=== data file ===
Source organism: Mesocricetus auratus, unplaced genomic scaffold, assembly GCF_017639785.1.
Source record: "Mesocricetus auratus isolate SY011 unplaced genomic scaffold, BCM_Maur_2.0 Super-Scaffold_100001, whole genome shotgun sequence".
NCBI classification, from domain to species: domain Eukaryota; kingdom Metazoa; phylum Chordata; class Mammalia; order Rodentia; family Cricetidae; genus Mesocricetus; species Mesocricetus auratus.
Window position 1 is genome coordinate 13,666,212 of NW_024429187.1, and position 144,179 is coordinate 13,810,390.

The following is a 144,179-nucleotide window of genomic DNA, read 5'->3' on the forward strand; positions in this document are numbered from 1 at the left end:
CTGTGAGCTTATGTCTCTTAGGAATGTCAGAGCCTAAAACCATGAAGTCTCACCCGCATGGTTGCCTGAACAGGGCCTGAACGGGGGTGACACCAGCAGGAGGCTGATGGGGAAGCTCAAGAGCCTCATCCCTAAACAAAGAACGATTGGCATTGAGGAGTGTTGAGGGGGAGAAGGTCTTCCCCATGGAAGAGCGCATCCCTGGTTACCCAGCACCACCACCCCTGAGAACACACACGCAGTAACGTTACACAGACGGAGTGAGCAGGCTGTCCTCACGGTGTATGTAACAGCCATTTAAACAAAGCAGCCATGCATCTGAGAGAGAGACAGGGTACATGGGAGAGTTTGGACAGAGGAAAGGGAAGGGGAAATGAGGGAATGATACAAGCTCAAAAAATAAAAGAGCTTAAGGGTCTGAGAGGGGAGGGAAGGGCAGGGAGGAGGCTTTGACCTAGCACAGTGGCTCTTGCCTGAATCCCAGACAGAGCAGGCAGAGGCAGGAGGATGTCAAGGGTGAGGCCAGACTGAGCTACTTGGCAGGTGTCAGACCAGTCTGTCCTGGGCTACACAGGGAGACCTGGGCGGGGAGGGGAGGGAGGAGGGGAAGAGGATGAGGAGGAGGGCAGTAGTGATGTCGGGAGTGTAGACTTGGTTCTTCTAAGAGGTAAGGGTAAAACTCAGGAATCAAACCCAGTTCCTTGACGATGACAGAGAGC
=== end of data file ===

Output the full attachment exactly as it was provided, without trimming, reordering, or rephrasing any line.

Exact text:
Source organism: Mesocricetus auratus, unplaced genomic scaffold, assembly GCF_017639785.1.
Source record: "Mesocricetus auratus isolate SY011 unplaced genomic scaffold, BCM_Maur_2.0 Super-Scaffold_100001, whole genome shotgun sequence".
NCBI classification, from domain to species: domain Eukaryota; kingdom Metazoa; phylum Chordata; class Mammalia; order Rodentia; family Cricetidae; genus Mesocricetus; species Mesocricetus auratus.
Window position 1 is genome coordinate 13,666,212 of NW_024429187.1, and position 144,179 is coordinate 13,810,390.

The following is a 144,179-nucleotide window of genomic DNA, read 5'->3' on the forward strand; positions in this document are numbered from 1 at the left end:
CTGTGAGCTTATGTCTCTTAGGAATGTCAGAGCCTAAAACCATGAAGTCTCACCCGCATGGTTGCCTGAACAGGGCCTGAACGGGGGTGACACCAGCAGGAGGCTGATGGGGAAGCTCAAGAGCCTCATCCCTAAACAAAGAACGATTGGCATTGAGGAGTGTTGAGGGGGAGAAGGTCTTCCCCATGGAAGAGCGCATCCCTGGTTACCCAGCACCACCACCCCTGAGAACACACACGCAGTAACGTTACACAGACGGAGTGAGCAGGCTGTCCTCACGGTGTATGTAACAGCCATTTAAACAAAGCAGCCATGCATCTGAGAGAGAGACAGGGTACATGGGAGAGTTTGGACAGAGGAAAGGGAAGGGGAAATGAGGGAATGATACAAGCTCAAAAAATAAAAGAGCTTAAGGGTCTGAGAGGGGAGGGAAGGGCAGGGAGGAGGCTTTGACCTAGCACAGTGGCTCTTGCCTGAATCCCAGACAGAGCAGGCAGAGGCAGGAGGATGTCAAGGGTGAGGCCAGACTGAGCTACTTGGCAGGTGTCAGACCAGTCTGTCCTGGGCTACACAGGGAGACCTGGGCGGGGAGGGGAGGGAGGAGGGGAAGAGGATGAGGAGGAGGGCAGTAGTGATGTCGGGAGTGTAGACTTGGTTCTTCTAAGAGGTAAGGGTAAAACTCAGGAATCAAACCCAGTTCCTTGACGATGACAGAGAGC